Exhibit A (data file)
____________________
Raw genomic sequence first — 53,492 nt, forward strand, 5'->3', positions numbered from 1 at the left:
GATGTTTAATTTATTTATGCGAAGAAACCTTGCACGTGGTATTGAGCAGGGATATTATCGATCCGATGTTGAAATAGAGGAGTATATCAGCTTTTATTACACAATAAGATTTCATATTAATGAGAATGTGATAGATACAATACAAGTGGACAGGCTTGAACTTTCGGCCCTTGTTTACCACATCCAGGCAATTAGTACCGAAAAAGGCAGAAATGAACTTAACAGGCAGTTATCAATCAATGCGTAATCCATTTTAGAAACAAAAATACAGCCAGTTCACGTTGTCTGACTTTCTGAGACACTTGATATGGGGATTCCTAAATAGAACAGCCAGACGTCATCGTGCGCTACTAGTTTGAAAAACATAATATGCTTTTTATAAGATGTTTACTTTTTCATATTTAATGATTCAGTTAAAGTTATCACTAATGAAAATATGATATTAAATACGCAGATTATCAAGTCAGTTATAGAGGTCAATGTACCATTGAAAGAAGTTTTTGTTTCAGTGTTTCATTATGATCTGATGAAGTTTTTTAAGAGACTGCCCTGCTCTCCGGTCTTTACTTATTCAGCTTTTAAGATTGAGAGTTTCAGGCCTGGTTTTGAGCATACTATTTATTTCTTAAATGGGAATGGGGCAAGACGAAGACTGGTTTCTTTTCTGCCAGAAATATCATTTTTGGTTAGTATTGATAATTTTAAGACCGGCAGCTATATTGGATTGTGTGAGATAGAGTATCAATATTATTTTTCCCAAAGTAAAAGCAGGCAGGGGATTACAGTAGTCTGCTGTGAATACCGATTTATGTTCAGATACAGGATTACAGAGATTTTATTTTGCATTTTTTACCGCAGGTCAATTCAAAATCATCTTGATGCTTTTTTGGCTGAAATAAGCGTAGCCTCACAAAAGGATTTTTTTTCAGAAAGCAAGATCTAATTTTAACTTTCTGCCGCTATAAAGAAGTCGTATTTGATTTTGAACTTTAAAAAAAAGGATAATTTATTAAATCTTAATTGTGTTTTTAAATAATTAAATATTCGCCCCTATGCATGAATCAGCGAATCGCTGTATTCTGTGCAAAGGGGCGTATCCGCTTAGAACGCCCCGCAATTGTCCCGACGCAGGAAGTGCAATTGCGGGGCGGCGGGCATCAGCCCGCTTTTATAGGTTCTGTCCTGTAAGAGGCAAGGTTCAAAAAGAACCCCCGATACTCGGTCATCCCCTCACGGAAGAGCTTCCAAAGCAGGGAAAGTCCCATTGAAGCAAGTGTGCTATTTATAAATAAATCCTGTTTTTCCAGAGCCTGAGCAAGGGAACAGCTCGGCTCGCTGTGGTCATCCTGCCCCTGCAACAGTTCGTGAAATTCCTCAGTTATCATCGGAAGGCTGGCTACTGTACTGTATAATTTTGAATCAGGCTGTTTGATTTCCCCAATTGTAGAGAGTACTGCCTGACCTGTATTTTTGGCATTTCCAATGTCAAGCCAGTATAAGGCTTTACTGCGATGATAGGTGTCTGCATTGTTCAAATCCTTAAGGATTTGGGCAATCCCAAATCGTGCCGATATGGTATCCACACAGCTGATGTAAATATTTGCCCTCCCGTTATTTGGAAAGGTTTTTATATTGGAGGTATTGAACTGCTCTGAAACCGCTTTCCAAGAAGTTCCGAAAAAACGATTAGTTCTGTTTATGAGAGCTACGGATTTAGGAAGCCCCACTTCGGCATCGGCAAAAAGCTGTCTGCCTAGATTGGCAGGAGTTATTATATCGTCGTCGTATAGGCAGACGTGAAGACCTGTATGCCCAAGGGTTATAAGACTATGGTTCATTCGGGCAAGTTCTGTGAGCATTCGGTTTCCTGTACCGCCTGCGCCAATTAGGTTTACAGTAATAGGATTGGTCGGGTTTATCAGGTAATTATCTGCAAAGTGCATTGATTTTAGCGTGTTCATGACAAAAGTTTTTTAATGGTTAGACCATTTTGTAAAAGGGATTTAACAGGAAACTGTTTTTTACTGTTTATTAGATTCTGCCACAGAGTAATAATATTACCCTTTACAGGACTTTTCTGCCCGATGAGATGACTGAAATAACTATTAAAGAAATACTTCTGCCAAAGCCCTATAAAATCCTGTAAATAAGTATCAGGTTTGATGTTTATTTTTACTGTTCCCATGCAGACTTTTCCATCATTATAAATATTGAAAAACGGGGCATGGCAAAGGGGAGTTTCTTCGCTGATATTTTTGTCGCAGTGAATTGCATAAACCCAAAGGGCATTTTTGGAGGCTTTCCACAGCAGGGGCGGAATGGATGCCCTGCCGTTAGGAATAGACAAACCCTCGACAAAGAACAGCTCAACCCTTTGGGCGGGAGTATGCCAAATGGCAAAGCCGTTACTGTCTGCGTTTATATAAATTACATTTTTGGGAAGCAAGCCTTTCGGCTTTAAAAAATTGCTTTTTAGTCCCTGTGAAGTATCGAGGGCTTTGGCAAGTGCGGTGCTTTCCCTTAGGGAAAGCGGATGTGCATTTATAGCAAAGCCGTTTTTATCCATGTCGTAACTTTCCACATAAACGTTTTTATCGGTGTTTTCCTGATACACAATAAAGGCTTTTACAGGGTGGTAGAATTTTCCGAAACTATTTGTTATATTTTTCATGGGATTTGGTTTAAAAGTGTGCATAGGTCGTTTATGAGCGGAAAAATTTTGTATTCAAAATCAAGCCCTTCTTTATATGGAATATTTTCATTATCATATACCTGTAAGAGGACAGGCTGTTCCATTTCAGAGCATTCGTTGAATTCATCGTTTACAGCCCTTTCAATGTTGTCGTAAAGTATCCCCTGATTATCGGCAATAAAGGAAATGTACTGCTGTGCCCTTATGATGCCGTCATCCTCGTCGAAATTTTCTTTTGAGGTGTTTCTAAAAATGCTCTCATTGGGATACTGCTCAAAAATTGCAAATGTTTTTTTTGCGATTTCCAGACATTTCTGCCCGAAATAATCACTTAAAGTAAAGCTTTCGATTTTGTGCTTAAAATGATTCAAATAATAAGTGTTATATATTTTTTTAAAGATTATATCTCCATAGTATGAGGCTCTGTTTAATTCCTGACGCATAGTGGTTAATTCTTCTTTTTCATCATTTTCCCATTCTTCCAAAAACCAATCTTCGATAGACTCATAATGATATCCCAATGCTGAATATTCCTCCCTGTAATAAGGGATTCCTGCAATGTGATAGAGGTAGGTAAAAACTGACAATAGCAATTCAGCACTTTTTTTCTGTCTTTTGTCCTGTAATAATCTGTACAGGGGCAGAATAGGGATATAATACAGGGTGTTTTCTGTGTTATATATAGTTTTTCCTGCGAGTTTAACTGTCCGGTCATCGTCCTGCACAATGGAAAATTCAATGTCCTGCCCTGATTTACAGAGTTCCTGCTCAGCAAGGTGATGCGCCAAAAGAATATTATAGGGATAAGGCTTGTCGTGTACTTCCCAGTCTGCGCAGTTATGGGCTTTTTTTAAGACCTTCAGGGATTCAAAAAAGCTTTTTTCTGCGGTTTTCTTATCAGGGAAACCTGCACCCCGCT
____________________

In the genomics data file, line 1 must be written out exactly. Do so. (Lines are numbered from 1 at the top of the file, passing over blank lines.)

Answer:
Raw genomic sequence first — 53,492 nt, forward strand, 5'->3', positions numbered from 1 at the left: